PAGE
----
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March 9, 2016  |  Written by Jason Canger

State Water Board Updates and Readopts Emergency Regulation Requiring Reporting of Water Diversion and Use Information in Russian River Tributaries

At its March 1, 2016 board meeting, the State Water Resources Control Board (State Water Board) adopted a resolution to update and readopt a drought-related emergency regulation requiring landowners located within the four Russian River tributary watersheds of Dutch Bills Creek, Green Valley Creek, Mill Creek, and portions of Mark West Creek to report information regarding their water diversion and use.

According to the State Water Board, the ongoing nature and severity of the current drought increases the risk of extinction to juvenile Central California Coast coho salmon and California Central Coast steelhead. The four tributaries to the Russian River provide critical spawning and rearing habitat to the endangered and threatened fish. Although the fish can survive very dry periods, the pools in the upper reaches of these watersheds must have sufficient water to maintain adequate temperatures, stream connectivity, sufficient dissolved oxygen, and other water quality conditions for the fish to survive the hot summers.

The State Water Board adopted an original version of the emergency regulation on June 17, 2015. The regulation prohibited the use of potable and non-potable water sourced from any of the four tributary watersheds. The regulation also authorized the State Water Board to issue informational orders to collect current information regarding the water diversion and use. Pursuant to this authority, the Deputy Director of the State Water Board Division of Water Rights issued an order on August 24, 2015, requiring more than 10,000 landowners and water suppliers in the four watersheds to provide information on their sources and uses of water. Approximately 90 percent of landowners and suppliers have responded, but many responses were deemed incomplete or inaccurate. Given that approximately 10 percent of water users have yet to respond and that dry conditions may persist, the State Water Board readopted the regulation before it expired on April 1, 2016.

The readopted regulation does not re-authorize the conservation measures prohibiting the use of potable and non-potable water sourced from the four tributary watersheds. Accordingly, that provision of the 2015 regulation will expire on April 1, 2016. The new emergency regulation only continues the authority of the State Water Board to issue orders for the collection of information related to diversion and use of water within the four tributaries, including but not limited to (1) date of first use, (2) location of diversion, (3) type of diversion, (4) types of beneficial uses, (5) distance of well from the nearest stream, (6) depth of well, (7) well screen interval(s), (8) place of use, (9) estimated diversion amount, (10) estimated use amount, (11) sources of water, (12) volume of storage, (13) estimated pumping/diversion rate, (14) amount of water anticipated to be needed during a given year, or (15) any other information relevant to forecasting use and impacts to the surface streams in the current drought year or in contingency planning for continuation of the existing drought emergency. Once submitted to the Office of Administrative Law, the updated and readopted emergency regulation will likely be approved and take effect within fifteen days.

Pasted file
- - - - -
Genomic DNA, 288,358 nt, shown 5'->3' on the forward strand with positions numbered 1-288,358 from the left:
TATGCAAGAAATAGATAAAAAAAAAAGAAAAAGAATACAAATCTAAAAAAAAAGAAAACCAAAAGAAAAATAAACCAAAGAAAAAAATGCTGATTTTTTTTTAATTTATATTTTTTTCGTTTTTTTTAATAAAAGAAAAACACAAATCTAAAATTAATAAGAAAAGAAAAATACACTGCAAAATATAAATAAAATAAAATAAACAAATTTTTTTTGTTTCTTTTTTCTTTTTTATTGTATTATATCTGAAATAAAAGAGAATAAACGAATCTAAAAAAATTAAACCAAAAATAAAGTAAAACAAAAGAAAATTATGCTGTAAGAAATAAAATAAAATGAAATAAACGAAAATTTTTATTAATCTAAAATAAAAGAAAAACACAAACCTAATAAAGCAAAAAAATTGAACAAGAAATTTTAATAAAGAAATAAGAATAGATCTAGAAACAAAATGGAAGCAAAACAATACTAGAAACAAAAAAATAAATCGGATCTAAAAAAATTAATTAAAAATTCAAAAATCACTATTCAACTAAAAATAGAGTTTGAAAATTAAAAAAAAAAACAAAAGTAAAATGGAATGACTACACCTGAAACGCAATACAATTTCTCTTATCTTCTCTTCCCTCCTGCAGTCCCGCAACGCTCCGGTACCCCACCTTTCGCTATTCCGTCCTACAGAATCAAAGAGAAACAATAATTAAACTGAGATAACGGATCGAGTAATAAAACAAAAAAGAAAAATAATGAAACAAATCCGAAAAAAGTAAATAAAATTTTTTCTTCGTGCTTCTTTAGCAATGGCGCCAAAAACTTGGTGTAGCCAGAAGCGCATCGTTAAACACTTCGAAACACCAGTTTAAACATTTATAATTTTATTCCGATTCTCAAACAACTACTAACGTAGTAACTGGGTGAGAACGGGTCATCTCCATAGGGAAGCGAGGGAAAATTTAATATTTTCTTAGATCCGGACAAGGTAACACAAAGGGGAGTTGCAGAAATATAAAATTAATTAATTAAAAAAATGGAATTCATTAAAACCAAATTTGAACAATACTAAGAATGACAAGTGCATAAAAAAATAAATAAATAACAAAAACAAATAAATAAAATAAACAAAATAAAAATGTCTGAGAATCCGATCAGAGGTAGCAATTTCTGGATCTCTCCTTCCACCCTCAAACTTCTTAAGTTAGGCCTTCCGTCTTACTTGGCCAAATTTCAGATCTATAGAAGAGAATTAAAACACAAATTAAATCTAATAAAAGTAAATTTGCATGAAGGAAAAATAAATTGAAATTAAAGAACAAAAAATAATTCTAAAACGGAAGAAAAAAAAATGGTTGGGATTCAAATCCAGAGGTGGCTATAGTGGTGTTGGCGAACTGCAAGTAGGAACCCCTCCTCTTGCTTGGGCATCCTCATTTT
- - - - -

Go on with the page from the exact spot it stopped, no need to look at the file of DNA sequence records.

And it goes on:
For more information regarding the State Water Board’s update and readoption of its emergency regulation for the four Russian River tributary watersheds, please contact Jason Canger at jcanger@somachlaw.com.

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